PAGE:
Common Problems when writing poetry:
Understanding poetry: There are several kinds of poetry styles, with differing rhyme schemes and repeating of lines. The poetry schemes often look like a combination of letters like ABABBACCD. But be sure to check if the pattern is referring to the repetition of rhymes or lines. Start out with free verse, it has now style or scheme, then try different kinds of styles. I would first like to state that ending lines early in poems opposed to writing essays, are perfectly acceptable unless the sentence does not continue in the next line
1. Finding your inspiration
Finding the inspiration can be hard for anyone, partly because they might not be too adamant on the topic, and might not know how to introduce the topic. Some people get inspiration from another poem or song, some find inspiration from photos or from what people say on social media or in person. Wherever we get inspiration, it's best to just get words on paper before they are forgotten
2. Finding where to start
No matter the topic or the piece of writing, a question always does the trick. Sometimes a statement does great.
1. Why doesn't she like Santa Claus?
Rosey cheeks and beard so white,
the seven-year-old child looks at fake Santa
like "what else does he do Christmas night".
2. I'm going to wrap a gift
With glitter, tape, and a bow on top.
If only I knew what I'd get her,
A ring, a book, or a robotic bunny that hops.
3. Overcoming brain farts
Brainstorm with family and friends, (or even your pet, who knows maybe Garfield will inspire some fresh ideas)
Check Thesaurus, or write down some rhymes of your own
Listen to Music, Read a Book, Watch a Movie for additional inspiration
Get a drink or a snack -water might help flush out any headaches, and sometimes helps refresh the mind; plus people always known that snacks are needed for "brain food".
Take a nap- keep a notepad nearby and hope for the best.
Exercise (running helps circulate blood through the body, including the brain)
Marijuana? ( **NOTE: Weed is not legal in all states yet, beware** it's not for everyone, but to some weed helps people with thinking...)
Combine some of these remedies for additional help brainstorming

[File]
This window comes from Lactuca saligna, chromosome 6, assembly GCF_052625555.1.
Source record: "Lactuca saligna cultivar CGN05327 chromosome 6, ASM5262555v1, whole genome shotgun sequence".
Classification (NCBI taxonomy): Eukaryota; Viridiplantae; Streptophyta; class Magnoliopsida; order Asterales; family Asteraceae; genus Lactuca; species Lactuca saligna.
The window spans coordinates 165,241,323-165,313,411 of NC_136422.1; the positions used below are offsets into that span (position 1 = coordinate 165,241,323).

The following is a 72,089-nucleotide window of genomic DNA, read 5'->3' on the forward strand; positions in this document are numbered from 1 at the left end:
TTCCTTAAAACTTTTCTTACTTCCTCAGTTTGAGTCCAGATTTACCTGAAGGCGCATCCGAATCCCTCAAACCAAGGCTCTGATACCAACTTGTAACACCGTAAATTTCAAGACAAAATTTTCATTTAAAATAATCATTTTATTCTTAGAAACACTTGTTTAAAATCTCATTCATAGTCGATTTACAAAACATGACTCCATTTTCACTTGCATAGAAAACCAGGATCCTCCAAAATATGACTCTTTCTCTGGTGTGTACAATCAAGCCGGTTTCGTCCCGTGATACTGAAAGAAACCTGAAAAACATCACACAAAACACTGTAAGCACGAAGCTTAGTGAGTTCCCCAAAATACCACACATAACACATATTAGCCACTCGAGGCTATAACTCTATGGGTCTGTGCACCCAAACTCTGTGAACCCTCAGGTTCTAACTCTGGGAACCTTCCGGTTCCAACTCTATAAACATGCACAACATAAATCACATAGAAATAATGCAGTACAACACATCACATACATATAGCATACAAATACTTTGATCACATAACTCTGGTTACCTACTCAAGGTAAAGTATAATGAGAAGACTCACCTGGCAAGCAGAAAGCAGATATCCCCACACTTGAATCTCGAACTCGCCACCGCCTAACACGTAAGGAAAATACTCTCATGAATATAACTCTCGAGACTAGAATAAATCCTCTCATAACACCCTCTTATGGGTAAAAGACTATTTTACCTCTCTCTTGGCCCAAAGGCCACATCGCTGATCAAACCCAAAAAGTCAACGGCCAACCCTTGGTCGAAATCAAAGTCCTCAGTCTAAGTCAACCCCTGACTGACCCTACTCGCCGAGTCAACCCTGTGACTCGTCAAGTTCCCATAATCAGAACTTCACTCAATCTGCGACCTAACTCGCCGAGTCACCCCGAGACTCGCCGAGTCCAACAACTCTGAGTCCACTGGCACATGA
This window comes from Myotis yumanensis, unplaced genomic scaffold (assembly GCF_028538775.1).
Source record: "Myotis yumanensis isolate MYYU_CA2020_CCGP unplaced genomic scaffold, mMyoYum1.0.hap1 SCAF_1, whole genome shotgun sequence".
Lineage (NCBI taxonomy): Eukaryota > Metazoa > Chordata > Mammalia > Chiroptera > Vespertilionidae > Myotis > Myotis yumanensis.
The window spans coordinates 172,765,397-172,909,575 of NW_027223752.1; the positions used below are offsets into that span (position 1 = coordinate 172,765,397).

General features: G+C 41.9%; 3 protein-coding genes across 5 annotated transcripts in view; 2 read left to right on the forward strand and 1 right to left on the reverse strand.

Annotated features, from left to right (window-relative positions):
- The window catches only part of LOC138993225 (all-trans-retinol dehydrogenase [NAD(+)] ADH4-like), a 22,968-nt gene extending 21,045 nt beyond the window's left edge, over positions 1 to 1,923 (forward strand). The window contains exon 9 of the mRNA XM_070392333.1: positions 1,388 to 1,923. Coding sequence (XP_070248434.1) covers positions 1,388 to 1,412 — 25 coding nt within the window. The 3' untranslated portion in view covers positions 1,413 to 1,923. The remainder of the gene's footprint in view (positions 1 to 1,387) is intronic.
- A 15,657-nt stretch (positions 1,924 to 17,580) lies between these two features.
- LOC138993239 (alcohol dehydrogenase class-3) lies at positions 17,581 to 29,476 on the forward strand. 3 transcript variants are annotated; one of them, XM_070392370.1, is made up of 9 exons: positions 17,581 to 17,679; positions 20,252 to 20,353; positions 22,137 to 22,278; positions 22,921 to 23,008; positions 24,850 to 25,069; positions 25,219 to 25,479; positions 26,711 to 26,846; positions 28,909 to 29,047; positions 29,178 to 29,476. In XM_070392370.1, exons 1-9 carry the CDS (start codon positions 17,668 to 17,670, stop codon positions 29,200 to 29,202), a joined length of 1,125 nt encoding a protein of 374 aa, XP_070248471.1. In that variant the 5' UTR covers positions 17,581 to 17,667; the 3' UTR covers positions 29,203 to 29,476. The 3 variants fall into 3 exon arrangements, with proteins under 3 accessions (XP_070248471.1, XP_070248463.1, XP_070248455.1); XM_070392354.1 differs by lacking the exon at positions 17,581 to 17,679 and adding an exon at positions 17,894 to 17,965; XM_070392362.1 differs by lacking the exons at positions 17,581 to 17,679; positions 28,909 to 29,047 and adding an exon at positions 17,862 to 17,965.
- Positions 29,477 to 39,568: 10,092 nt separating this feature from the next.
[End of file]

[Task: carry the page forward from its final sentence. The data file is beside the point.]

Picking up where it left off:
Whether the poem is goofy or serious, to be honest, all that matters is that if it rhymes, if it's inspiring, or both.
4. Figuring out where to stop
If writing a certain type of poem with the rhyme scheme and specific number of lines, you have your stopping point. Yet if writing a free verse poem there is no benchmark to stop at, in which case, stop when the topic is exhausted. I recommend stopping at the last length where you yourself would read a poem -typically 10-15 lines.
5. Being as descriptive as possible.
Don't be afraid to be too descriptive, it might provide more ideas and there is always time to change it and reorganize it. It's always better to have a clear image of what the writer wants to portray, it's even more poetic.
6. Finding a way to bring the pieces together
Find things that are similar to the topic being written about and maybe then there will be an opportunity to sufficiently fill the gap with a terrific metaphor or simile.
7. Following the form and rhyme scheme
There are dozens of poetic styles and schemes out there. If you start with one rhyme scheme then fall short, switch to something shorter, easier, or find synonyms for words or other descriptors. Maybe cut a certain event and replace it with another, less complicated or more so.
8. Being able to finish the poem
Be sure to write about something that you can write a lot about. Try to find words that inspire more ideas related with your topic. Try incorporating words with many rhymes for maximum results.
9. Finding the right words
Think about personal experiences either of the topic being written about or similar to whats being written about. Use personal experiences to incorporate sincere emotions about the event, object, or person.
Of course, there are different kinds of words in the dictionary to describe or call certain things, events, people. In a rhyme scheme, only certain synonyms of a word may work in the poem. Therefore its maybe helpful to keep a thesaurus, dictionary, or "Thesaurus.com" nearby to help fit certain rhymes and synonyms to best help the poem.
Additionally, although it maybe weird, if read in your head, try ending sentences early if that makes it easier to rhyme.
10. Incorporating a message
No poem is going to be finished without a message in mind.
What exactly is the point of the poem? Is it to describe a certain experience like a walk in the park or a football game? Or is it to speak out against something, to praise something [or someone]?
What specific events, thoughts, or objects do you usually associate with the event or most people consider to be involved in the topic being written about? Now pick and choose the events, thoughts, or objects that support your opinion or topic being written about.